14) And it’s true: poetry doesn’t arrive on our doorsteps each morning tied snug with twine. But poetry still remains the place to which you can bring yourself to confront the lives of others, which is all the news ever was in the first place.
15) But if people spoke in shapes and colors, my brother tells me, I would work with something other than the visual.
16) I wonder about American culture when my roommate sings in the shower. I wonder about our respect for the arts that refuse to carry out business in far more literal ways than poetry. One cannot perform a minuet in D on the cello in order to file one’s taxes, for instance. Nor can my brother paint me a mountainscape in order to answer my questions.[i] Music and painting, to use two examples, each maintain their mythos because we don’t use the raw materials of these arts in order to live our lives every day. When Chopin comes on the radio, I wonder if the beauty of the music doesn’t go unchallenged because we haven’t had to fire anyone with a piano that day. Nor have we had to fight for a raise in the key of D Minor.
17) Well I don’t understand it, but I love it. I hear several of my relatives utter this phrase while staring at my brother’s paintings in a gallery in Chelsea this summer. Of the twenty-one paintings he shows that night, he sells thirteen. An auspicious solo exhibition, my aunt whispers, in two regards: my brother is speaking the art world’s language, and they are paying him in return for his work.
18) When I visit a gallery, I wonder if the job our culture demands of language isn’t already performed by the gallery. If attendance is our first investment, the gallery makes good on this investment by telling us what art is. It’s simply a matter of what’s hung on the walls. As for the problem of understanding, of knowing what a painting is trying to make us feel and what we like, it’s the job of money to overcome this dilemma. Like war, the purchasing of luxury art is a political act rendered aesthetic via the form of longing. I wonder how we engage the art inside a gallery with luxury pricing. It’s as though the stature of the art in question is already asserted before our arrival. And our job, as it has so passed into our hands in the absence of language, is to bring ourselves to bear upon these works and confront ourselves as we stand before them in white space.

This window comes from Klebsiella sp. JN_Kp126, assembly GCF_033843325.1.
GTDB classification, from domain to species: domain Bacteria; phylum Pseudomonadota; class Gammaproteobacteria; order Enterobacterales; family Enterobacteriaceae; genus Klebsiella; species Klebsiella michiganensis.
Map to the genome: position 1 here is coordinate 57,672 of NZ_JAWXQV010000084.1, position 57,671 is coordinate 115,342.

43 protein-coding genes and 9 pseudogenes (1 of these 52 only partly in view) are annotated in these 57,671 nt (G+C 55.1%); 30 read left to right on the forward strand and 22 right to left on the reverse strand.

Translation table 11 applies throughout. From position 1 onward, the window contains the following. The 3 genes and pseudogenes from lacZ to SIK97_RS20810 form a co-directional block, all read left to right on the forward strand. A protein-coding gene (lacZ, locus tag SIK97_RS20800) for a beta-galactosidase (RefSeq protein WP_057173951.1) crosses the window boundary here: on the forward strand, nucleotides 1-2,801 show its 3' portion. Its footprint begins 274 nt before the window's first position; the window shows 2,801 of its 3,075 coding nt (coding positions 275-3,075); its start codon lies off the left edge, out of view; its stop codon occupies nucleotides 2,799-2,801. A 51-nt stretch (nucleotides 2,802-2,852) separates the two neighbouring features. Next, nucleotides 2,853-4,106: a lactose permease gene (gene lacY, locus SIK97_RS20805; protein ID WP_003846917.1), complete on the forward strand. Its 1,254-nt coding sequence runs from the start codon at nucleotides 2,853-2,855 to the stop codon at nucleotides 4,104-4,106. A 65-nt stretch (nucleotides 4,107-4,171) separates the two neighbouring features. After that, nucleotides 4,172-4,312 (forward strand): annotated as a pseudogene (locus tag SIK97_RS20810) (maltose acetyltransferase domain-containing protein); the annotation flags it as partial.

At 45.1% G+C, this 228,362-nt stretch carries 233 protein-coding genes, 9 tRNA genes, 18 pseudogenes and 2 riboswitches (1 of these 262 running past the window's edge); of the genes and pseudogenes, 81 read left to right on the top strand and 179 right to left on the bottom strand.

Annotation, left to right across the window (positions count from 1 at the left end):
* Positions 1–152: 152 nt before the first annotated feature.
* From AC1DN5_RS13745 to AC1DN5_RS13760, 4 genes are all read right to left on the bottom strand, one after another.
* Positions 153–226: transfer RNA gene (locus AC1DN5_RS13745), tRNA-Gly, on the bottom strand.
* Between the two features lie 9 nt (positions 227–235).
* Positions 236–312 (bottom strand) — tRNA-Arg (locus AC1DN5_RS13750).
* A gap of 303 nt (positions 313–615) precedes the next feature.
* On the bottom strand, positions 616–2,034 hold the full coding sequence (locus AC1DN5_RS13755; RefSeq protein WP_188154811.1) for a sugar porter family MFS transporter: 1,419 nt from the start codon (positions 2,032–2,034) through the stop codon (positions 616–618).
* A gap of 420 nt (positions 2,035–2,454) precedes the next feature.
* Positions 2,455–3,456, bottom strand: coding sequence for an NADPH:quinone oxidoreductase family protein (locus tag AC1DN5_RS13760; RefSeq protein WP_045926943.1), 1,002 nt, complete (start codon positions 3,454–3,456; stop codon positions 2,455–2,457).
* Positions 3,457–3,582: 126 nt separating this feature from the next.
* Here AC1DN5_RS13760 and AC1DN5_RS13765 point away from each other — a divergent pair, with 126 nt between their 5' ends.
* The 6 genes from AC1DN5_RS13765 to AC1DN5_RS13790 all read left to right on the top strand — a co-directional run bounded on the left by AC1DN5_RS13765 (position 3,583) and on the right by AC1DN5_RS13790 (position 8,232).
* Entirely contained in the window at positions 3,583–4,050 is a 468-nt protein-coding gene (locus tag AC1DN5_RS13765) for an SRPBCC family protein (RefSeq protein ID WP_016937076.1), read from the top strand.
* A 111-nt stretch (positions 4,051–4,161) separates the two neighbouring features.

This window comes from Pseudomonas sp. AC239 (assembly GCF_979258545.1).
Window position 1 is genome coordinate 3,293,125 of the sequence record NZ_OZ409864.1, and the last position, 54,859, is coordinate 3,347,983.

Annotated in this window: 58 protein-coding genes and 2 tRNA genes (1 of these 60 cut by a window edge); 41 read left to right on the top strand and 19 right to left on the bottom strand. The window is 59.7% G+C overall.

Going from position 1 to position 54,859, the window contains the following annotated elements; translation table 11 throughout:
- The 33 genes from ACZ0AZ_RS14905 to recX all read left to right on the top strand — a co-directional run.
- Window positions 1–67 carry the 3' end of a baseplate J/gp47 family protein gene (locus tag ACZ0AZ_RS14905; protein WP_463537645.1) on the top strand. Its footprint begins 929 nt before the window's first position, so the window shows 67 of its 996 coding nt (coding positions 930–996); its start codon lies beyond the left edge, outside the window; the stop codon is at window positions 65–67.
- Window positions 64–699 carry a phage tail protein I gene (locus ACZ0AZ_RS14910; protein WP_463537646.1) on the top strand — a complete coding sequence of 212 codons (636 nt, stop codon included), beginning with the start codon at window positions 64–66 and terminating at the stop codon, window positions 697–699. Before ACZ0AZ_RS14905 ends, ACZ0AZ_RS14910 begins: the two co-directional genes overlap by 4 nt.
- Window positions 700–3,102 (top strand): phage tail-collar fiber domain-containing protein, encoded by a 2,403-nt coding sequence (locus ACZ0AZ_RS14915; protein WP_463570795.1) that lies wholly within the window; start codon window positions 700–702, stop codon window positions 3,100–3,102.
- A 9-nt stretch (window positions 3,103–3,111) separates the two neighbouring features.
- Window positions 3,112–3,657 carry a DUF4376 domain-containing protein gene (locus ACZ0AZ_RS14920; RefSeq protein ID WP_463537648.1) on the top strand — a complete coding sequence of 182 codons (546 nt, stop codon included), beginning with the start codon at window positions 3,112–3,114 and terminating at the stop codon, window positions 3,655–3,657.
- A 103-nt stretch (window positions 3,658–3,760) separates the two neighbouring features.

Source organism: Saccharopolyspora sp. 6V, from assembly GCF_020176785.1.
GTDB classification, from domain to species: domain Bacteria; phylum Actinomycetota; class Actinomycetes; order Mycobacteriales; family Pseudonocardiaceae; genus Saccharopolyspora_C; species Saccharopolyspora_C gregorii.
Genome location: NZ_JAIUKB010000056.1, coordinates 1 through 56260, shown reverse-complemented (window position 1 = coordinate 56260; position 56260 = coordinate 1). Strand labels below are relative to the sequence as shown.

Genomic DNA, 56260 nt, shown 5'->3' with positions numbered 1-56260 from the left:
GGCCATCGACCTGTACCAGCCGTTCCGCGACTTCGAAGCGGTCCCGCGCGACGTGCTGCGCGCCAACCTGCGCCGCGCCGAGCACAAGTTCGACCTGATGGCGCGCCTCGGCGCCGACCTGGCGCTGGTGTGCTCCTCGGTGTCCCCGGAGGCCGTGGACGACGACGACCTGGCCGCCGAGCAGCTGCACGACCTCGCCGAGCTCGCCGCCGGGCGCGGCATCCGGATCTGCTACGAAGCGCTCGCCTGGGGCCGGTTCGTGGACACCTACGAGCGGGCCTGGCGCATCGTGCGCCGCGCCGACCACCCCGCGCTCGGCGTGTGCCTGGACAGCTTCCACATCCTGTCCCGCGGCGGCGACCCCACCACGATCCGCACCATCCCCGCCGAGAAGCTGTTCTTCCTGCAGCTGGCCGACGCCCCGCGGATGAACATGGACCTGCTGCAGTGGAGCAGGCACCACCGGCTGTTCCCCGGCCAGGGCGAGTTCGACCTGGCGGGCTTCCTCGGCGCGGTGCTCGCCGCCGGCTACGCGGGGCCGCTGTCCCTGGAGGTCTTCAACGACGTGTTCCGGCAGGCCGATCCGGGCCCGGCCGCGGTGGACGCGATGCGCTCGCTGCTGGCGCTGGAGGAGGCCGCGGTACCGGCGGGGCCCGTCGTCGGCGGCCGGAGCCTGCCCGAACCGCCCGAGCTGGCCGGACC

19) Now I want you to think about facing a white page filled with poetry and ask yourself: where does the onus, the burden of work, fall in this instance? Tell me, we say as we stare at the page. Tell me what you’re trying to make me feel.
20) I wonder if poetry is political, as everyone tells me. When my brother reads a poem, I wonder if he feels he’s being asked to risk losing, to risk missing something. I wonder if he feels he can’t engage the language because it won’t perform the ritual against loss that he demands of it. It’s inside this threat that poetry asks us to risk feeling too human, to not know what we like, and to not feel jack shit toward the feeling we’re trying to feel. The result of which demands that we confront our own longing, our own forms of war. And to refuse to engage with poetry as art amounts to rendering a political reality an aesthetic one. I fire my flare gun into the clouds for poetry as I would for any art that challenges me at home in my skin every day. For any art that stands penniless and failed and reminds me that our laws exist in order to undermine us. The news will always exist inside this unsettlement, which is where we confront the longing and loss in the lives of others, which is all the news ever was in the first place.
21) And what about the student of art history who wrote me to say she doesn’t want poetry written about her. Well you’ll choose the goneness now, Eileen Myles tells me. Like bowing your head to love.
[i] For the sake of argument, the author is playing the devil here. He encourages his brother to answer all questions he asks him for the rest of his life by painting mountainscapes.